12. Geerling G, Hamada S, Trocmé S, et al. The PERSPECTIVE study: use of cyclosporine A 0.1% eye drop cationic emulsion in patients with dry eye disease and severe keratitis in the real-world setting – patient demographics and baseline characteristics. Presentation at the Royal College of Ophthalmologists 2021 Virtual Annual Congress, 24-27 May 2021.
13. Wesley G. Patient-reported symptoms following SYSTANE iLux and LipiFlow treatment: a 12-month, multicentre study. Presentation at ARVO 2021 annual meeting, 1-7 May 2021.
14. Leung EW, Medeiros FA, Weinreb RN. Prevalence of ocular surface disease in glaucoma patients. J Glaucoma 2008;17(5):350-5.
15. Su CC, Lee YC, Lee PRC. Assessment of ocular surface disease in glaucoma patients with benzalkonium chloride-preserved latanoprost eye drops: a short-term longitudinal study. Graefes Arch Clin Exp Ophthalmol 2021;259(5):1243-51.
16. Tellez-Vazquez J. Omega-3 fatty acid supplementation improves dry eye symptoms in patients with glaucoma: results of a prospective multicenter study. Clin Ophthalmol 2016;10:617-26.
17. Giannaccare G, Pellegrini M, Sebastiani S, et al. Efficacy of omega-3 fatty acid supplementation for treatment of dry eye disease. Cornea 2019;38:565-73.
18. Gazzard G, Konstantakopoulou E, Garway-Heath D, et al. Selective laser trabeculoplasty versus drops for newly diagnosed ocular hypertension and glaucoma: the LiGHT RCT. Health Technol Assess 2019;23(31):1-102.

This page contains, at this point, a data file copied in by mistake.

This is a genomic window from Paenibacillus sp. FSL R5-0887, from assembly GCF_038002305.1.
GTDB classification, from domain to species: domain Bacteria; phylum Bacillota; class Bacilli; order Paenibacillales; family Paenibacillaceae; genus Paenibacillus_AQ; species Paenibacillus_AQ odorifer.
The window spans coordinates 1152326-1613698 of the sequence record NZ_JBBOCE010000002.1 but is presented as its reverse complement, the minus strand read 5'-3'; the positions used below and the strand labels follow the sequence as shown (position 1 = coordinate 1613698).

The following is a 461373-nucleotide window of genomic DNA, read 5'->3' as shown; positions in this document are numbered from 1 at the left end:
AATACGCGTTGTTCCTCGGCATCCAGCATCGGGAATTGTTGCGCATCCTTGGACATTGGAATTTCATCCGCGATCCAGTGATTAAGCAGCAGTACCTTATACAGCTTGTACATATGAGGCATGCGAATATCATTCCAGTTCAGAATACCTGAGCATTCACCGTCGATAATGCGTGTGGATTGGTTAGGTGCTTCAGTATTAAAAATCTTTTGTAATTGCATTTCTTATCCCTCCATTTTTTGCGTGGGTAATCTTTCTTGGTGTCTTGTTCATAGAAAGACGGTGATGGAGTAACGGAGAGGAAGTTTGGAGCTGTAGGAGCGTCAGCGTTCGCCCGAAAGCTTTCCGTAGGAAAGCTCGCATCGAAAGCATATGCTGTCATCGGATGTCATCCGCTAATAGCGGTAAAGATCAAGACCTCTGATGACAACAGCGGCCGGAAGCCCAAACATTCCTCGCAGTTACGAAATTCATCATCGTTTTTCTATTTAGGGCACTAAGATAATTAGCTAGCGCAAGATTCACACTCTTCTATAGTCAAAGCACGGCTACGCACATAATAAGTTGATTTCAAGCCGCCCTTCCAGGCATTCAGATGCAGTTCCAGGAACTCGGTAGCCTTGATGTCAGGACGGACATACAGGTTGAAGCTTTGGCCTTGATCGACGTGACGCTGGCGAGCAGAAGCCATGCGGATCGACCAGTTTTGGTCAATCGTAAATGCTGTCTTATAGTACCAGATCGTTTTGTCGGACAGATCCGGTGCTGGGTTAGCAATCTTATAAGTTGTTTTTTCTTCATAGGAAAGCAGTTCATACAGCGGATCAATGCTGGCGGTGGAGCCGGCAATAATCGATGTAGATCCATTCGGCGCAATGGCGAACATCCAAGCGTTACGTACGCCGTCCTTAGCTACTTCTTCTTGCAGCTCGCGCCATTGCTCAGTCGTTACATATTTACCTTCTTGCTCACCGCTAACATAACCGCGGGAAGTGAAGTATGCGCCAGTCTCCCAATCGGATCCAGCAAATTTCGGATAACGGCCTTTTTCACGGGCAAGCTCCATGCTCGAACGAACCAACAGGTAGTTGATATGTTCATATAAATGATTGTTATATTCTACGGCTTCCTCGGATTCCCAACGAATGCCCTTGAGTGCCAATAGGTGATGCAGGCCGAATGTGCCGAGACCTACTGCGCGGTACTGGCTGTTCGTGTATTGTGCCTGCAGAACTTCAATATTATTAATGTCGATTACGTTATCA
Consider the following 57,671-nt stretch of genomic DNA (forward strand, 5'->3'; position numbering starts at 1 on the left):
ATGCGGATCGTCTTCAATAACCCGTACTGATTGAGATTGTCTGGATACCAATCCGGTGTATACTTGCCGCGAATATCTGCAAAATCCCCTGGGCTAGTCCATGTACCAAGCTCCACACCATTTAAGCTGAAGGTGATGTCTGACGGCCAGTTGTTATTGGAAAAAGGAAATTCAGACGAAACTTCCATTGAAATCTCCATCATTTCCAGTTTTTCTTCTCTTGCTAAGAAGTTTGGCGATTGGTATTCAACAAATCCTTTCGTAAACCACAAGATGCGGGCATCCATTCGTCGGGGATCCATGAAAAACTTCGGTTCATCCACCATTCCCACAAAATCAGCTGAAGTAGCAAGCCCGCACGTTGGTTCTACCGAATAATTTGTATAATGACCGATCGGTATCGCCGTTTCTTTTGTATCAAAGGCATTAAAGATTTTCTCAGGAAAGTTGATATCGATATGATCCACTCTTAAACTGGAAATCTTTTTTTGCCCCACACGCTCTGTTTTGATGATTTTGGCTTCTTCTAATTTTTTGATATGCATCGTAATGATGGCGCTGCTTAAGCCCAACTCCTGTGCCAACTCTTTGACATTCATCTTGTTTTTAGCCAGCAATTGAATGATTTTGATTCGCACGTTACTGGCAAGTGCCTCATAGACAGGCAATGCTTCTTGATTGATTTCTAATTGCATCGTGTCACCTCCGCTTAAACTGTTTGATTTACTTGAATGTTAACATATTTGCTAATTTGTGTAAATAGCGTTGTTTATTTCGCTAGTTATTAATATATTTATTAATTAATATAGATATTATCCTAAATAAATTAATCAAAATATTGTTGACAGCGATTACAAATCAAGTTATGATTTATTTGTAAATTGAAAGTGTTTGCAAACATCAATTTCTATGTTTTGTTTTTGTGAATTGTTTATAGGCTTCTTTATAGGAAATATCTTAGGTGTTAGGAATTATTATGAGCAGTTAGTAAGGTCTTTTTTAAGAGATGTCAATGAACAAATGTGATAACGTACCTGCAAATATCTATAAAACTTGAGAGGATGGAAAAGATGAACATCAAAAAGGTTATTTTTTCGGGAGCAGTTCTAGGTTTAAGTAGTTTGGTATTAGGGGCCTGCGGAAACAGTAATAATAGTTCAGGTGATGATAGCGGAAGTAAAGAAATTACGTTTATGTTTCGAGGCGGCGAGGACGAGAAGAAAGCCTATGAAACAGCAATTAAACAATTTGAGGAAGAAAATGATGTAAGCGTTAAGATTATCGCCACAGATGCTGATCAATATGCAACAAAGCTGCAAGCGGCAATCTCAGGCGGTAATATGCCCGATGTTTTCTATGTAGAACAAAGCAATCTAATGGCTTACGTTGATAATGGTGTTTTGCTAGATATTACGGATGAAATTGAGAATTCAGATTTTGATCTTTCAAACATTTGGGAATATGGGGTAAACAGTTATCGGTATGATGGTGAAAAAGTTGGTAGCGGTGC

19. Schweitzer JA, Hauser WH, Ibach M, et al. Prospective interventional cohort study of ocular surface disease changes in eyes after trabecular micro-bypass stent(s) implantation (iStent or iStent inject) with phacoemulsification. Ophthalmol Ther 2020;9(4):941-53.
20. Samuelson TW, Singh IP, Williamson BK, et al. Quality of life in primary open-angle glaucoma and cataract: an analysis of VFQ-25 and OSDI from the iStent inject® pivotal trial. Am J Ophthalmol 2021; Epub ahead of print.
21. Stalmans I, Lemij H, Clarke J, Baudouin C; GOAL study group. Signs and symptoms of ocular surface disease: the reasons for patient dissatisfaction with glaucoma treatments. Clin Ophthalmol 2020;14:3675-80.
22. El Ameen A, Vandermeer G, Khanna RK, Pisella PJ. Objective ocular surface tolerance in patients with glaucoma treated with topical preserved or unpreserved prostaglandin analogues. Eur J Ophthalmol 2019;29(6):645-53.
23. Erb C, Stalmans I, Iliev M, Muñoz-Negrete FJ. Real-world study on patient satisfaction and tolerability after switching to preservative-free latanoprost. Clin Ophthalmol 2021;15:931-8.
24. Naderi K, Gormley J, O’Brart D. Cataract surgery and dry eye disease: A review. Eur J Ophthalmol 2020;30(5):840‑55.
25. Raizman M, Nau J, Gibson A, Shah P. The ONSET 2 phase 3 study of OC-01 nasal spray for the treatment of dry eye disease. Presentation at the ARVO 2021 Virtual Annual Meeting, 1-7 May 2021.
26. Downie LE, Watson SL, Tan J, et al. A multicentre, double-masked, vehicle-controlled, randomized, parallel group clinical trial of AZR-MD-001 (AZR) in individuals with meibomian gland dysfunction. Presentation at the ARVO 2021 Virtual Annual Meeting, 1-7 May 2021.
27. Kenyon K, Ousler GW , Watson M, et al. Efficacy and safety of the melanocortin agonist PL9643 in a phase 2 study of subjects with dry eye disease. Presentation at the ARVO 2021 Virtual Annual Meeting, 1-7 May 2021.
28. Navas A, Córdoba A, Zatarain Barrón NC, et al. Subconjunctival sirolimus-loaded liposomes for the treatment of moderate to severe dry eye disease. Presentation at the ARVO 2021 Virtual Annual Meeting, 1-7 May 2021.




Share This